The San Francisco Parks and Recreation Department has a brochure of the Twin Peaks natural area that provides more information and a map that includes the trails. Click here to download a copy.


09) Grandview Park 2 (28Z-8-440)

Grandview Park (Larsen’s Peak)

Although not the highest point in San Francisco, Grandview Park provides the best 360-degree views. This tiny one-acre park in the Sunset District is perched atop 666-foot Larsen’s Peak, or, as the locals call it, Turtle Hill.

After climbing the stairs to the top, walk the trail that circles the crown of the hill. There are amazing views in every direction. You can see the Pacific Ocean, Seal Rock, the Golden Gate Bridge towers, Marin Headlands, Golden Gate Park, the Bay, downtown, Mt. Sutro, Twin Peaks, and more.

Amenities at this park consist of a lone bench at the very top of the hill and a couple of metal signs that identify the hill’s flora and fauna and describe its geology. This hill is one of a string of four dune islands — remnants of the original sand dunes that once covered this area. The exposed bedrock is Franciscan chert: sedimentary rock that was formed in an ancient tropical seabed. The hill is crowned with Monterey Cypress and eucalyptus trees, and the surrounding park provides a protected habitat “for the endangered dune tansy and Franciscan wallflower.”

Fresh air, exercise, wildflowers, and sweeping views are more than enough reason to visit Grandview Park, but there’s more. If you take the #66 Quintara bus to 16th Avenue and Moraga Street, you’ll find yourself at the bottom of the amazing mosaic staircase. To get to Grandview Park from here, climb the mosaic stairs, take a second short stairway up the retaining wall, then, off to the right, climb the winding wooden stairway to the top. And, when you have time, visit the other three dune islands: The Rocks, Golden Gate Heights Park, and Hawk Hill.

10) Mt. Davidson (28Z-2-354)11) Mt. Davidson (28Z-2-143)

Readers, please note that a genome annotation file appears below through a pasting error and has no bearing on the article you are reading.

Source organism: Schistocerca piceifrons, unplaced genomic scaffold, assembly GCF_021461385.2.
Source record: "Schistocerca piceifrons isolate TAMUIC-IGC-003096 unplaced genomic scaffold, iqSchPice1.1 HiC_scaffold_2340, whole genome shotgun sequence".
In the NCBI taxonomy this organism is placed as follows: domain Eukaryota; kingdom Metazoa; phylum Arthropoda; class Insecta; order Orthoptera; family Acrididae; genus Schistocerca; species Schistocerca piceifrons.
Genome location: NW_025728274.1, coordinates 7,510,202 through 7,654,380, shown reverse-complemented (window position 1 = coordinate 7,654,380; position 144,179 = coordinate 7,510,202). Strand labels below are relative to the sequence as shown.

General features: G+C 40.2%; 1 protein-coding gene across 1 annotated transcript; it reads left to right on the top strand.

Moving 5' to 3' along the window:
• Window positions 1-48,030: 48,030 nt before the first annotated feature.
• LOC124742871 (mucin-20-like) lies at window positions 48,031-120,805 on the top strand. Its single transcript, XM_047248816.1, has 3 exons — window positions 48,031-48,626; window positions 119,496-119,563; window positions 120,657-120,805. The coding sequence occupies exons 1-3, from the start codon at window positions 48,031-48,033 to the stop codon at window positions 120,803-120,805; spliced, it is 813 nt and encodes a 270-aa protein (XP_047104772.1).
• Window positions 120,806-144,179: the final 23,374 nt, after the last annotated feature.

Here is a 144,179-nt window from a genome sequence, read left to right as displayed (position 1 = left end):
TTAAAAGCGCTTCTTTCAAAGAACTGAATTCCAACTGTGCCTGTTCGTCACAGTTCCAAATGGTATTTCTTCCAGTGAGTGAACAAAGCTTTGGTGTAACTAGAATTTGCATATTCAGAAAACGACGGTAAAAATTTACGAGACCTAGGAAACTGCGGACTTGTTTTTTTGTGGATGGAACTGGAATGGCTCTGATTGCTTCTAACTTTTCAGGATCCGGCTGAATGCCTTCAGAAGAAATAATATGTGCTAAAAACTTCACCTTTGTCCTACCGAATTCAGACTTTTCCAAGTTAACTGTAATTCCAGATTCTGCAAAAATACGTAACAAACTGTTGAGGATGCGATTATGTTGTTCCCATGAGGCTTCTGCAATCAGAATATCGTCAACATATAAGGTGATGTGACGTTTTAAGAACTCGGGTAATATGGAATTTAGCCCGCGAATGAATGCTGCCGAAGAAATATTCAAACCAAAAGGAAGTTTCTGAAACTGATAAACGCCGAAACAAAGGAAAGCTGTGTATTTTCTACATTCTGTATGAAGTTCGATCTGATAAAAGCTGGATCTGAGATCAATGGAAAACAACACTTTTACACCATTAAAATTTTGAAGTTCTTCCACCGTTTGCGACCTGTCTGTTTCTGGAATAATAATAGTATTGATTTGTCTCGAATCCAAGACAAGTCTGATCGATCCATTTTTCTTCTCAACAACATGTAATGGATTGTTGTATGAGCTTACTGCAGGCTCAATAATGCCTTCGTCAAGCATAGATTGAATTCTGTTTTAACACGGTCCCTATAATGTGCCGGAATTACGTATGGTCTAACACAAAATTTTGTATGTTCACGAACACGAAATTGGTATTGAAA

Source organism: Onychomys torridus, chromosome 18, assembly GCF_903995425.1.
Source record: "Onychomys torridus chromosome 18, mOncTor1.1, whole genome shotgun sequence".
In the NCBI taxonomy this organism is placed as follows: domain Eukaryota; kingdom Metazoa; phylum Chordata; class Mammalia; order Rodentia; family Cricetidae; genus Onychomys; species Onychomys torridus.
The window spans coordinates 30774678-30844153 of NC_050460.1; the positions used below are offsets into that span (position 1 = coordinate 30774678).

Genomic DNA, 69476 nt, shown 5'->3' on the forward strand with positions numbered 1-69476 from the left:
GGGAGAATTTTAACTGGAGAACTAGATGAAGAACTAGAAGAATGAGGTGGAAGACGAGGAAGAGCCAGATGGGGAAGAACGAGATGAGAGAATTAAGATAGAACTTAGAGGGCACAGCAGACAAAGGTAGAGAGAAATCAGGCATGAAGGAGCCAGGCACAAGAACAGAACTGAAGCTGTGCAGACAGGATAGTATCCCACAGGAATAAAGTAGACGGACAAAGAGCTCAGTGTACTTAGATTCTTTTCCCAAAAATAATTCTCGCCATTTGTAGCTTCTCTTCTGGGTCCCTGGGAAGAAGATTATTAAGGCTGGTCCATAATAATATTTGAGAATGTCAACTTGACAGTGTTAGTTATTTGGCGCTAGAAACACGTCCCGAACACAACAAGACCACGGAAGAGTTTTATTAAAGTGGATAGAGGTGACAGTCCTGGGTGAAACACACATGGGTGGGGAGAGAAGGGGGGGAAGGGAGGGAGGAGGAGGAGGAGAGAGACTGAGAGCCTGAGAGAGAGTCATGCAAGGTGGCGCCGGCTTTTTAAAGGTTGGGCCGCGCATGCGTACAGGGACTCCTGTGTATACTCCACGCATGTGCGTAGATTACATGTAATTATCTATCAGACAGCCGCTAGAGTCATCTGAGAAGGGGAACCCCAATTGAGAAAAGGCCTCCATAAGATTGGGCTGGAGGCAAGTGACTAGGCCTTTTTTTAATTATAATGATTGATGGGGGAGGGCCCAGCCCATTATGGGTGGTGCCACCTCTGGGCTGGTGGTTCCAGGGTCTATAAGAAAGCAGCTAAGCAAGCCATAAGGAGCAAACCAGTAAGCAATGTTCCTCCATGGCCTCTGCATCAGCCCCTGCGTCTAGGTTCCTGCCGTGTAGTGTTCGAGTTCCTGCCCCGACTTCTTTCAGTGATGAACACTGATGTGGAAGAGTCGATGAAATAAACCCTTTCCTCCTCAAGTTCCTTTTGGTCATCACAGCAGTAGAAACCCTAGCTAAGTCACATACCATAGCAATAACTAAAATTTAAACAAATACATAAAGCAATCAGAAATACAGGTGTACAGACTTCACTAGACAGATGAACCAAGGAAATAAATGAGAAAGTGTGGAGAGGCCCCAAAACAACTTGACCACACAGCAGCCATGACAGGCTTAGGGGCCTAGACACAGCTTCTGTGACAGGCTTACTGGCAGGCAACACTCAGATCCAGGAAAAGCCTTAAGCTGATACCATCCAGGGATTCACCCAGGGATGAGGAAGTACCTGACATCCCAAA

Mount Davidson

I included Mount Davidson in my “Take a Hike” blog last summer, so if this sounds like a repeat — well it is.

At a whopping 925 feet, Mount Davidson is the highest natural point in San Francisco. Its slopes are covered with residential neighborhoods, but, thankfully, the top 40 acres have been preserved as a park and are open to the public. There are no facilities. In fact, we didn’t even find a sign, but there are multiple trails leading to the top. The #36 Teresita bus drops you just a few feet from one of the trails. It’s uphill all the way, but it’s less than half a mile – so it’s an easy walk.

In addition to the walk through the small but lovely cypress and eucalyptus forest, there are two reasons to go to the top of Mount Davidson: the view and the cross. The view is sweeping and stunning. You overlook the entire city and much of San Francisco Bay and beyond. You can see Oakland and Mt. Diablo and much more. At the summit, an enormous 103-foot concrete cross stands at one end of a small open area. The cross is a popular site for sunrise Easter services and has been since the 1920s. Both Mount Davidson and the cross have a long and interesting history.


When it comes to places to see sweeping views of the city and bay, these are the big five. There are other important hills in the city — Nob, Potrero, and Corona Heights, for example — and they will find their way into future blogs.



Giving credit where credit is due: 

City of Hills - By Tom Graham, November 7, 2004

Grandview Park and the Mosaic Stairway - By Gail Todd, February 14, 2008

Mount Davidson  - By Gail Todd, July 2, 2009


© Virginia E. Vail 2012